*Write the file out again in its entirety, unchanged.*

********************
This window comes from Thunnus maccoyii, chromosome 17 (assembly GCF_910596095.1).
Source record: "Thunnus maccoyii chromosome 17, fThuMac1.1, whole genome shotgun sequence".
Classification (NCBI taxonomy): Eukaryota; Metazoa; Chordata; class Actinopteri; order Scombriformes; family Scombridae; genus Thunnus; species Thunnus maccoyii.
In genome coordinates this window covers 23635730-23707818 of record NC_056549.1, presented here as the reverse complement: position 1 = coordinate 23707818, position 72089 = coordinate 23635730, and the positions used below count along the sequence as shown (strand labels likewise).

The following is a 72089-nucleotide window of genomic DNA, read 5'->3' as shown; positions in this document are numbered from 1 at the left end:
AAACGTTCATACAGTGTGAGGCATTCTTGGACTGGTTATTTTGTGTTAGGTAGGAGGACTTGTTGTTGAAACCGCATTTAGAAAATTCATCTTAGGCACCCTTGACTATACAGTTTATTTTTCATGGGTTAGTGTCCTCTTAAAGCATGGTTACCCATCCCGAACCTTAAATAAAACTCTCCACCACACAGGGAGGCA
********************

This window comes from Thunnus maccoyii, chromosome 17 (assembly GCF_910596095.1).
Source record: "Thunnus maccoyii chromosome 17, fThuMac1.1, whole genome shotgun sequence".
Classification (NCBI taxonomy): Eukaryota; Metazoa; Chordata; class Actinopteri; order Scombriformes; family Scombridae; genus Thunnus; species Thunnus maccoyii.
In genome coordinates this window covers 23635730-23707818 of record NC_056549.1, presented here as the reverse complement: position 1 = coordinate 23707818, position 72089 = coordinate 23635730, and the positions used below count along the sequence as shown (strand labels likewise).

The following is a 72089-nucleotide window of genomic DNA, read 5'->3' as shown; positions in this document are numbered from 1 at the left end:
AAACGTTCATACAGTGTGAGGCATTCTTGGACTGGTTATTTTGTGTTAGGTAGGAGGACTTGTTGTTGAAACCGCATTTAGAAAATTCATCTTAGGCACCCTTGACTATACAGTTTATTTTTCATGGGTTAGTGTCCTCTTAAAGCATGGTTACCCATCCCGAACCTTAAATAAAACTCTCCACCACACAGGGAGGCA